Still have to go and test her on the range this weekend. Have some CAC Mk VII spitzers, HXP boattails and S&B BTSPs so see which one it favours. I might end up asking for that screenshot of the draws job.
    Make God laugh. Brag about your plans.

  5. #20
    Member Cordite's Avatar
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    Quote Originally Posted by Bagheera View Post
    Hi im not expert but those draws at the back of the foreend should have copper shims in them. Possibly fallen out and lost in the past.

    Fibrrglass bedding may just need replacing.

    I'd check the sights too. Is that ladder a bit wobbly ?

    It will do you good to rework the stock. Could be if varnished some parts allowed more moisture in or out so is warped and a traditional boiled linseed finish might allow it to straighten. I use linseed on inside surfaces of mine but its a free floated sporter.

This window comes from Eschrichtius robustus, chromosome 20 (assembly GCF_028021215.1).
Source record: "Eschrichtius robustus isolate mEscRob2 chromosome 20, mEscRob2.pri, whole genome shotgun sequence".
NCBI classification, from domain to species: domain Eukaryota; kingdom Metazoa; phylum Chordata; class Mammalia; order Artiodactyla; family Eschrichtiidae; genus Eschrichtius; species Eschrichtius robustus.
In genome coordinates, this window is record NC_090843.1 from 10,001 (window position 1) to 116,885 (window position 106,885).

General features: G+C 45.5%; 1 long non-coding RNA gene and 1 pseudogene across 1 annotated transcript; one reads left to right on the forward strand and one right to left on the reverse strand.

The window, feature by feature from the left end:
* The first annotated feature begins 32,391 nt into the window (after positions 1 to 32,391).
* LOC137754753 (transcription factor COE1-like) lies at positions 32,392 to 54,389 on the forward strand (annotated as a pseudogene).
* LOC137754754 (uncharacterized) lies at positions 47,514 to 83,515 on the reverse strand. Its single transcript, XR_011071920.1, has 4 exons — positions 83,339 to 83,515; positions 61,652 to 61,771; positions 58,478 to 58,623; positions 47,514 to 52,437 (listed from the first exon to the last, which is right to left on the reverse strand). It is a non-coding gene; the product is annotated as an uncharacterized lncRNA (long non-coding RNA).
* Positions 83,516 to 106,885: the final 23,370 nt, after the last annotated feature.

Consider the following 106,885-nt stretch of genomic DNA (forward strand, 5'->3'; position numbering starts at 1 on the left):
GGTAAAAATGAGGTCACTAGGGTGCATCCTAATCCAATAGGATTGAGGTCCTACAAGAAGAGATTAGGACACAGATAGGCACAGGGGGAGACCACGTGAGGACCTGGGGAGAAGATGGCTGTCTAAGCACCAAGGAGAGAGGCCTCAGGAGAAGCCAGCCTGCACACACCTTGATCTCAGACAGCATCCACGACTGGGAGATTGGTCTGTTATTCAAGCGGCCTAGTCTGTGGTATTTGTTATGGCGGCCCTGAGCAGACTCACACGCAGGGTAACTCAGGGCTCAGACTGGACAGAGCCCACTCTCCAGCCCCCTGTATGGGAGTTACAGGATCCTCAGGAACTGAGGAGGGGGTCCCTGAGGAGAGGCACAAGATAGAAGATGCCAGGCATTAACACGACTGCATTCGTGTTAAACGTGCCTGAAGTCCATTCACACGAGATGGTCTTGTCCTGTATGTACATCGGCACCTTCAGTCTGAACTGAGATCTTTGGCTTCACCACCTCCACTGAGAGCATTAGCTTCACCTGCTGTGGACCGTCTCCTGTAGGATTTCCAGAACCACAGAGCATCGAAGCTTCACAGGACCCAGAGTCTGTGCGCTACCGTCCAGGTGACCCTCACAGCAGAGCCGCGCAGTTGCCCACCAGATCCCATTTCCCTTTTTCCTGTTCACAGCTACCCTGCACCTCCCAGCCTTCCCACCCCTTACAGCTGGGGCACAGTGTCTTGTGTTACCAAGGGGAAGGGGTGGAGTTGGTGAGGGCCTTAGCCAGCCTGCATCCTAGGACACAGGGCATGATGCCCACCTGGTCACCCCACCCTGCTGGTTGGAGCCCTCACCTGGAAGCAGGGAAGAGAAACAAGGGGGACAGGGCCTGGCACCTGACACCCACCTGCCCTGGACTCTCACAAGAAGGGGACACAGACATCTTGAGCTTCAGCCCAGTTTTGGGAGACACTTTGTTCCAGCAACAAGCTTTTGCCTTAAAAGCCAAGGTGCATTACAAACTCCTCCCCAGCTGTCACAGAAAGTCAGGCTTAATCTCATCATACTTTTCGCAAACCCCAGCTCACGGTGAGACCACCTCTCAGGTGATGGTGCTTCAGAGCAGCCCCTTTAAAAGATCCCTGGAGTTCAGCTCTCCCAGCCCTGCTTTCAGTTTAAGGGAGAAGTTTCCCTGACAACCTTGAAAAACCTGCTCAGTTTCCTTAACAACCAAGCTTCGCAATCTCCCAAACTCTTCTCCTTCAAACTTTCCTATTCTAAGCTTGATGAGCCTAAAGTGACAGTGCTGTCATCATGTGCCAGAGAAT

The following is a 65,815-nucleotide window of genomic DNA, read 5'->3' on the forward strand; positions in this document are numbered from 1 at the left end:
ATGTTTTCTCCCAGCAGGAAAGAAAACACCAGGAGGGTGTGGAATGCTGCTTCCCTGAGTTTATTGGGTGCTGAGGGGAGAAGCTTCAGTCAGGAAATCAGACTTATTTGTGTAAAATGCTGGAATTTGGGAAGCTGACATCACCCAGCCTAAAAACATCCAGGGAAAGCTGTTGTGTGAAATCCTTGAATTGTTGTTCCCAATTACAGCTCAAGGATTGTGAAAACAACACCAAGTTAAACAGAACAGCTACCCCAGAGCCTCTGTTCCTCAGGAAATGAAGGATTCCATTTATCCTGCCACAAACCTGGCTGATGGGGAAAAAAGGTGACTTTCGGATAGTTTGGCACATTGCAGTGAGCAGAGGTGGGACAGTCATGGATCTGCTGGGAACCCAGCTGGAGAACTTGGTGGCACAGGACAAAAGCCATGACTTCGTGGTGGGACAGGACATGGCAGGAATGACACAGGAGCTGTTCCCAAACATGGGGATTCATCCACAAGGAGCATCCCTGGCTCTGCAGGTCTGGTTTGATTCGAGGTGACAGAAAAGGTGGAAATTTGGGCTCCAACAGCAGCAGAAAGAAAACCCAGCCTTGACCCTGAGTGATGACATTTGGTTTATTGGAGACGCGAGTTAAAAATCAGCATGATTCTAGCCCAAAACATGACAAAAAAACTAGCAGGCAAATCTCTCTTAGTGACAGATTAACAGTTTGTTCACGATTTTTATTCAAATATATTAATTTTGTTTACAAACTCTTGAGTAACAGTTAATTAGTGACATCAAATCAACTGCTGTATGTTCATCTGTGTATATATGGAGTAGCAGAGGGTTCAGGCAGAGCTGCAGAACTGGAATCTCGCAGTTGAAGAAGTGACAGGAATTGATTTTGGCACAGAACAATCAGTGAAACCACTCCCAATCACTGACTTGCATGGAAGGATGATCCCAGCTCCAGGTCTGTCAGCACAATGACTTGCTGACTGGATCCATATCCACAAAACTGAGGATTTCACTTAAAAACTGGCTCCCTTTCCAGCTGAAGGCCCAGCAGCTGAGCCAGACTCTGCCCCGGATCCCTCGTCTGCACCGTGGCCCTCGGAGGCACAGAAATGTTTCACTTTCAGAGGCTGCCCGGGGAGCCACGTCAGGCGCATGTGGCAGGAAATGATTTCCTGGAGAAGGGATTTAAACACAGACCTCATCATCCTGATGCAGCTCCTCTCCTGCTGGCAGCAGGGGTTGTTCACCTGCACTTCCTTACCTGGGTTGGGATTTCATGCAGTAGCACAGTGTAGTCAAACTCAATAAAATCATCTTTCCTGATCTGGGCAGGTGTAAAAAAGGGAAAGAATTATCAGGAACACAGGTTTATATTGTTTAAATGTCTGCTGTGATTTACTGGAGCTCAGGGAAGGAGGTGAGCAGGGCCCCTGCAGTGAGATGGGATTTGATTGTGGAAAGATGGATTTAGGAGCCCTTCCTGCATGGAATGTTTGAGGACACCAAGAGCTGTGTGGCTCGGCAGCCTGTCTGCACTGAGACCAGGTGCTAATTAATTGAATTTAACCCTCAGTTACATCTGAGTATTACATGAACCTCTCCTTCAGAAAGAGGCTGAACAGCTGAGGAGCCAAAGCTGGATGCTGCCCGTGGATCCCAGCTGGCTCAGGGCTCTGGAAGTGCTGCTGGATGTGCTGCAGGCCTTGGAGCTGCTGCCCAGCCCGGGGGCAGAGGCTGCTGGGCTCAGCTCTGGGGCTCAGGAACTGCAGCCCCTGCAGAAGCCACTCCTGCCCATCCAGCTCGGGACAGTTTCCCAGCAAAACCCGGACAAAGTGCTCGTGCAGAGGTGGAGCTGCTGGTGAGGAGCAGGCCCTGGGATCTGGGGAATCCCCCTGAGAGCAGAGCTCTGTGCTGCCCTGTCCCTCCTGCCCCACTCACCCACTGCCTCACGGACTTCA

I feel that mine shoots better with 150 than 125gr. Its a
    Mk III*. Flat base are said to be more tolerant in some way. I use sierra 150gr.
    @Bagheera,

    Should the twin draws slots always have brass shims in them? Mine don't. It would seem to make sense as it is an area very prone to damage when disassembling/assembling the firearm, no matter how much care you take.

    I did rework the stock with plenty linseed, did not see clear obvious results, but it feels right having "fed the wood". (-:
    Make God laugh. Brag about your plans.

  6. #21
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    mine did this not that long ago. Open up the tight area and move on. Its my understanding that trying to reverse the shrinkage is very difficult and requires steaming.
    Cordite likes this.

  7. #22